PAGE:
We next addressed the demethylation of H3K9me3 at ER binding sites. We observed decreased H3K9me3 at ER binding sites following E2 stimulation in control but not in JMJD2B-depleted T-47D cells (Figure 5B), suggesting that JMJD2B regulates the demethylation of H3K9me3 at ER binding sites. H3 enrichment at MYB ERE appears to decrease over the time after E2 addition but H3 displacement during the time window we have analyzed is not statistically significant whereas H3K9me3/H3 ratio at MYB ERE decreases to approximately one-third in the presence of E2 (Figure S5C). We also examined RNA polymerase II (RNAPII) levels at upstream of the ER binding site in MYB gene. The RNAPII levels were markedly increased in control T47D cells in response to E2 treatment. Conversely, the induction of RNAPII levels was significantly impaired in JMJD2B-depleted cells (Figure 5C). These findings further support a role of JMJB2B in ER regulated transcription.

To further study the involvement of JMJD2B in the demethylation of H3K9me3 at an ER target gene [34], we performed ChIP on 12 regions within MYB locus. Loading of ERα occurred almost exclusively at the region identified above (Figure 5D). In control T-47D cells, H3K9me3 levels were reduced following E2 treatment at several regions of the MYB locus, including the ER binding site. In contrast, chromatin-bound H3K9me3 was not reduced in JMJD2B-depleted cells (Figure 5D). We also performed ChIP for ERα. We found that JMJD2B depletion reduced ERα enrichment (Figure 5D), suggesting that JMJD2B depletion reduces recruitment of ERα or stability of ERα complex.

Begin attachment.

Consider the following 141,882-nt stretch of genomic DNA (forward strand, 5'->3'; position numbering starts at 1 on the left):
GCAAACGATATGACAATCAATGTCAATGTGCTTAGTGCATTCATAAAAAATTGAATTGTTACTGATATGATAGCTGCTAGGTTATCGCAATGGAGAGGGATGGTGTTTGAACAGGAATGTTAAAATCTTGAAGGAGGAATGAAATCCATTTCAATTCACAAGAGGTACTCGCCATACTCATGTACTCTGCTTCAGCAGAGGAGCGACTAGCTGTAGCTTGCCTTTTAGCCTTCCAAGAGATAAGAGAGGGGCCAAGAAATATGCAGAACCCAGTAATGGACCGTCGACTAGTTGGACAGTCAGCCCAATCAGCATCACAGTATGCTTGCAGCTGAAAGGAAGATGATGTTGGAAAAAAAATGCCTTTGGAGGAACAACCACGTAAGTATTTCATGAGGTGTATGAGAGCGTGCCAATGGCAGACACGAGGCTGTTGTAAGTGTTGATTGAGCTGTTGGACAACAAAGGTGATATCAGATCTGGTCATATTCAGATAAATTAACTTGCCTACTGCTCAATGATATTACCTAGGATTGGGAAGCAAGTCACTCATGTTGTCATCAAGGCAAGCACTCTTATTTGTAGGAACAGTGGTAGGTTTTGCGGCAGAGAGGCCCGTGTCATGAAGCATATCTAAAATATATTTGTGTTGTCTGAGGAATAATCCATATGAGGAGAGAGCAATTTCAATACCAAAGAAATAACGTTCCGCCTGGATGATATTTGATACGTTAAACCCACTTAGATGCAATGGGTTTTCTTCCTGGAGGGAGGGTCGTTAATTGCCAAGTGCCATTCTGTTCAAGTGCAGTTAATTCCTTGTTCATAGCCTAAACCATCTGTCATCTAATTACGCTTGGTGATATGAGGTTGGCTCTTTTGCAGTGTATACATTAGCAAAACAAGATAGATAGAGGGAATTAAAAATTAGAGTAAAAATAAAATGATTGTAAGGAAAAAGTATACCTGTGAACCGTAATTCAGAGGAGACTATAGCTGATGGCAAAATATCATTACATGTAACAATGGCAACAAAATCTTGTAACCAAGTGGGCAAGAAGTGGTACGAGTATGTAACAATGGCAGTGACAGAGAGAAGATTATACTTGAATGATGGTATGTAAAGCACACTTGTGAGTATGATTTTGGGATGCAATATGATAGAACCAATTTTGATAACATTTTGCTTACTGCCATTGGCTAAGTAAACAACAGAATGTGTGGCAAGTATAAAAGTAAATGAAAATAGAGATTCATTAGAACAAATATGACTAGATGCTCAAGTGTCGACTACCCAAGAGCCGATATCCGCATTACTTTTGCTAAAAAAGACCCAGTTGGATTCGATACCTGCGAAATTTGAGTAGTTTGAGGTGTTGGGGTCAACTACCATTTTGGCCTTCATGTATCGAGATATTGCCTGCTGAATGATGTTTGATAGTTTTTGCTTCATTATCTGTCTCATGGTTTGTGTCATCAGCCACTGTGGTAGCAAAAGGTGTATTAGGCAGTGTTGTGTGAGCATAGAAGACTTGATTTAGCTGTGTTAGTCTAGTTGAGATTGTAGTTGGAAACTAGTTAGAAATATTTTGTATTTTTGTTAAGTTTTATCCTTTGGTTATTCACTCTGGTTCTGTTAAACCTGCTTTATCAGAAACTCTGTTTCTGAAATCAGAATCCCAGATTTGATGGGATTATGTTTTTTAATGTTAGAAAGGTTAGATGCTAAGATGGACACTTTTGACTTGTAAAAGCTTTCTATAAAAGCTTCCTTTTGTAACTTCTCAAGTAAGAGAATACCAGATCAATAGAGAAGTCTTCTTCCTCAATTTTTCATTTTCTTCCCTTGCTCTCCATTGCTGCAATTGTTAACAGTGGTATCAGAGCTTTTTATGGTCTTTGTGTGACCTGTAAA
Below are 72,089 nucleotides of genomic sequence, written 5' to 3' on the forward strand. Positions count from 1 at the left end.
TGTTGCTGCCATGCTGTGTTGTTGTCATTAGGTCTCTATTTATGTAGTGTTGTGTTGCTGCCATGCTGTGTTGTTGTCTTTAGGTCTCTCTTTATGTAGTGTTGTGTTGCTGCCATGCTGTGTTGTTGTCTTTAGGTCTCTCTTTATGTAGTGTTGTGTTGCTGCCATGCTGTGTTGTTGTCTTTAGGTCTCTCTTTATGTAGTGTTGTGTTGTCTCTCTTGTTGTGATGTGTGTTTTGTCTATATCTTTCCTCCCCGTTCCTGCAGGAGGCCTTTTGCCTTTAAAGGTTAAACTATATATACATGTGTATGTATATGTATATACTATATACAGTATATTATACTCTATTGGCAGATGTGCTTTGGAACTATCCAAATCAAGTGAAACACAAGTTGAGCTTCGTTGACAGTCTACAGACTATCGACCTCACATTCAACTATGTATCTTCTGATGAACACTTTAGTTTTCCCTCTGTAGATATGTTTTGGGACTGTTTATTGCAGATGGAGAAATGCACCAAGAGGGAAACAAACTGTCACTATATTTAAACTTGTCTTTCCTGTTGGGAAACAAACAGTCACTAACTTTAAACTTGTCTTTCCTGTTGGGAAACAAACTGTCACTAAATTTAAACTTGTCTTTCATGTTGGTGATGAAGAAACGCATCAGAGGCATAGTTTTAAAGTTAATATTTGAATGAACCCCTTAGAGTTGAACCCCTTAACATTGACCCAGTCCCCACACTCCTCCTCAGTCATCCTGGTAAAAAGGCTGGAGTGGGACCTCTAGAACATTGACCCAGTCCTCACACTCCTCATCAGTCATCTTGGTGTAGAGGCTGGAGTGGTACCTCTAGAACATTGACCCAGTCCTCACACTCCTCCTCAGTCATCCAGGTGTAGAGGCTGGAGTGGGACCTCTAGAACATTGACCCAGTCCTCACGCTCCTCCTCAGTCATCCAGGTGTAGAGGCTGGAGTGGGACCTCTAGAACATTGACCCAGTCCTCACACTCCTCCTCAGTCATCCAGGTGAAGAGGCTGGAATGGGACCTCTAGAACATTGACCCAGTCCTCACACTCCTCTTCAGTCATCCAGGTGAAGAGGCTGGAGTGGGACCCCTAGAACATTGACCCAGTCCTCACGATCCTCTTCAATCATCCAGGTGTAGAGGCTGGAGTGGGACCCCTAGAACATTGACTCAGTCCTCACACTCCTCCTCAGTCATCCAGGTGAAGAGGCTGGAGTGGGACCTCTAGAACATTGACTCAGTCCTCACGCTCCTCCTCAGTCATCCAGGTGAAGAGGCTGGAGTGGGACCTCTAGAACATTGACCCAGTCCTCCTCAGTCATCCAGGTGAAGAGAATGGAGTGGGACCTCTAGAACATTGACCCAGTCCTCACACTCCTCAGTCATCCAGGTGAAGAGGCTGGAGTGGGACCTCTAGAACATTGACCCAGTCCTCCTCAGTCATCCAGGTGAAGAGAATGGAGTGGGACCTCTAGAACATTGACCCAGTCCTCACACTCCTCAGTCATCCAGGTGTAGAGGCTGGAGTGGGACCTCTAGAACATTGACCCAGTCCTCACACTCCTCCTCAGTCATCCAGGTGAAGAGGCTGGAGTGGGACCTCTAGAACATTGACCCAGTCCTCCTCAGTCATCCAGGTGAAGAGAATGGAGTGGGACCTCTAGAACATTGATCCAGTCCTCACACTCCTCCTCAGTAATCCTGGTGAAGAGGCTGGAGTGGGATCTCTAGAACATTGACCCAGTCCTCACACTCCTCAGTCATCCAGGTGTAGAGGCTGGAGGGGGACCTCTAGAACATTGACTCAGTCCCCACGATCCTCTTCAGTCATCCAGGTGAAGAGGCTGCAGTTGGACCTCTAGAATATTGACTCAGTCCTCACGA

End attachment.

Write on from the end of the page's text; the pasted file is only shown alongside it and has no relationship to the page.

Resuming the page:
Taken together, in response to E2 stimulation, JMJD2B is recruited to the ER binding site and demethylates H3K9me3 in the surrounding region, thus facilitating gene induction. In some cases, levels of chromatin-bound H3K9me3 were higher in JMJD2B-depleted cells (Figure 5B and 5D). Histone methyltransferases has been proposed to associate with ERα to establish a basal repressive state at ER targets [21]. It is possible that the increase in H3K9me3 levels was caused by the loss of the competing demethylase activity of JMJD2B.

To determine whether JMJD2B is required for the proliferation of normal epithelial cells under physiological conditions, we generated mice carrying a conditional allele of Jmjd2b that can be removed in mammary epithelial cells (MECs) by expression of Cre recombinase under the control of the MMTV promoter (Jmjd2bflox/flox;MMTV-Cre mice; Figure S6). We chose to flank Jmjd2b exon 5 with loxP sequences because this exon encodes a fragment containing H189 and E191 residues that are essential for iron-binding and demethylase activity [30], [31], [32], [33]. We analyzed whole-mount specimens of mammary fat pads and noticed that mammary gland development was delayed in Jmjd2bflox/flox; MMTV-Cre mice (Figure 6A). Relative to control mice, Jmjd2bflox/flox;MTV-Cre mice exhibited reduced branching in the mammary gland (Figure 6A), which is consistent with a previous report that ERα is required for ductal morphogenesis [38].

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Figure 6. Conditional deletion of Jmjd2b in mammary epithelium results in defective mammary gland development.